Evolution into Hominid Evolutis

What are human beings evolving into?

I watched an incredible talk by a guy called Juan Enriquez a week or so back, in which he talked about the “next species of human”. Fair enough – no one can stop us evolving. But Juan blew my mind when he laid out some pretty convincing reasons why the next phase of human evolution will happen over the next 200 years.

He explained that technology is advancing at such a blazing pace that as well as being able to grow brand new organs, these organs will be, in some cases, improved beyond their natural state. For example, a blind person will be able to undergo surgery to enable them to see light. Then soon after that, black and white outlines. Then colour vision. Then they will have the same standard of vision normal human beings possess. Then, in the not too distant future, humans will have the option of infra-red vision, as well as zoom capability and nightvision.

Juan calls this evolution the latest in a series of 22 evolutions of Hominids. He then goes onto predict that we, as Homo Sapiens, will evolve into Homo Evolutis; “Hominids that take complete and deliberate control over the evolution of their species… and others”.

This prediction really excites me. I think it will scare a lot of people – but to me it seems inevitable and something that should be embraced. It’s already evident across the globe – look at the couples who are choosing the sex of their babies, or those who are undergoing sex changes or having cosmetic surgery. This is exactly what Mr Enriquez is talking about!

I strongly advise you to watch the video of his presentation at TED below.



A new race to space

Did anyone else ever play the strategy game Civilisation? I became obsessed with the second version as a kid, but every time I played it my ‘strategy’ was to build as many military units and cities and pursue technologies that allowed for ever more advanced weaponry. That was what won me the game, after a while – world domination.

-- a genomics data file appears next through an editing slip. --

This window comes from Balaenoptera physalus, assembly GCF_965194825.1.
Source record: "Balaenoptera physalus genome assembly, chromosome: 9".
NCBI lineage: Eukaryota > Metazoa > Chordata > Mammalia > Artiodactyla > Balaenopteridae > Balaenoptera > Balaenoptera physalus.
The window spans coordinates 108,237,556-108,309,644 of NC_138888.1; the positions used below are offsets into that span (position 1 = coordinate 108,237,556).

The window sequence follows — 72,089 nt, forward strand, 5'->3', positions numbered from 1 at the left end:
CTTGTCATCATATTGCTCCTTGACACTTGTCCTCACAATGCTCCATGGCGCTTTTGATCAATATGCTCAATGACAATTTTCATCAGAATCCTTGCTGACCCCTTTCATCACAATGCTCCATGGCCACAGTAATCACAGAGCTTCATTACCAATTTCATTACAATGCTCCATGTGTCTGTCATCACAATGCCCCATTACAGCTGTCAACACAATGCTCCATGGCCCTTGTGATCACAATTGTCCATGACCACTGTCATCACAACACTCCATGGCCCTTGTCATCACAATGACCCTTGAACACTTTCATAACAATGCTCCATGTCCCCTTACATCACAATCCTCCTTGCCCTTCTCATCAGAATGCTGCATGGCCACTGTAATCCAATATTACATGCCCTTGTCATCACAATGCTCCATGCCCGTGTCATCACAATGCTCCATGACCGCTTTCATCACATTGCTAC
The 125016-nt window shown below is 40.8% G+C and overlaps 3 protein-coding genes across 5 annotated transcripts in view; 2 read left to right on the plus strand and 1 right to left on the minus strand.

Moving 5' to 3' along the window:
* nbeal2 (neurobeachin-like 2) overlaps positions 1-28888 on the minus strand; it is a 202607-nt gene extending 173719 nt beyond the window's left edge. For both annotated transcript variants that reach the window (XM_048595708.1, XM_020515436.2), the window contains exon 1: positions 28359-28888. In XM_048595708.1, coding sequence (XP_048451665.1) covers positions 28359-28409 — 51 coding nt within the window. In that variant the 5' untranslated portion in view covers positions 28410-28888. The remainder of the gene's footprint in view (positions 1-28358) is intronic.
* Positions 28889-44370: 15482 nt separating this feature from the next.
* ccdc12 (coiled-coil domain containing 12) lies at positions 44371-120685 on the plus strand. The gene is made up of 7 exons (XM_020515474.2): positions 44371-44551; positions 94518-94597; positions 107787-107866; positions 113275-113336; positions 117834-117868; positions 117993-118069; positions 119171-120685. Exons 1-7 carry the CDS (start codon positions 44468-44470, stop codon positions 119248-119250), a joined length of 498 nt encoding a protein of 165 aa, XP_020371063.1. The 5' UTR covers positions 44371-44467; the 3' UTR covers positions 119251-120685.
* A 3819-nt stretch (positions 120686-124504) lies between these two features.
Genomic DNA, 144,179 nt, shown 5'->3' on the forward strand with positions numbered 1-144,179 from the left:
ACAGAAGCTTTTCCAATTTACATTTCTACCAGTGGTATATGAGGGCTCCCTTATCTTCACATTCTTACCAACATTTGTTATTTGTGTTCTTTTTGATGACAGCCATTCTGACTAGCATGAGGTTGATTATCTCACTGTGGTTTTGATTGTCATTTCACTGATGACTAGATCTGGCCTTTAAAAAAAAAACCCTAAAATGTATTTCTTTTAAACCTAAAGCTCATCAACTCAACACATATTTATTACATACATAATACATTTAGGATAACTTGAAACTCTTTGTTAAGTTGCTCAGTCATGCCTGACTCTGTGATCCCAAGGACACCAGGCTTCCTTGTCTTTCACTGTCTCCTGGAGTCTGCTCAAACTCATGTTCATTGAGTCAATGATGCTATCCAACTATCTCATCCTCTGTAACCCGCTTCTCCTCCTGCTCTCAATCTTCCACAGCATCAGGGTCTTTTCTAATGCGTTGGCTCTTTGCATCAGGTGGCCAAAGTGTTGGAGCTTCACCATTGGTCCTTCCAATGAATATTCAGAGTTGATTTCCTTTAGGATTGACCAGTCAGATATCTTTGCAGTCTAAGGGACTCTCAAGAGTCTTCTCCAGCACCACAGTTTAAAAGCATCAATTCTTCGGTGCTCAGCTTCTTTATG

I had a little go at the fourth version, and instantly found myself doing exactly the same thing. I Googled strategy guides for the game and discovered that you need to pay close attention to a huge variety of various factors to succeed. Territory and big cities were crucial.

Anyway – to the point.

This weekend there was a long article in the Guardian by the paper’s science correspondent Ian Sample all about a “new space race” that many fear could result in the militarisation of an area that no state has or is able to lay claim to.

Stars and Solar systems

Going to visit the bright lights

Then I remember my brief game of Civilisation – what happens when human life is no longer sustainable on this planet and we are forced to hop planets? Or even Solar Systems?

While Mr Sample writes about the implications of competition and tension between countries such as China and India, looking further into the future space is a whole new and vast territory to be explored. And, I must add, not only explored but colonised in a characteristically human way.

Lego spaceship

Not SO far away… coming to a store near you soon!

International collaboration and smooth diplomacy will be critical, but as everyone knows money is power. If China forges ahead with its space programme, the likelihood is that it will be on the same level, if not ahead of the United States and Europe in terms of technology and capacity for space exploration.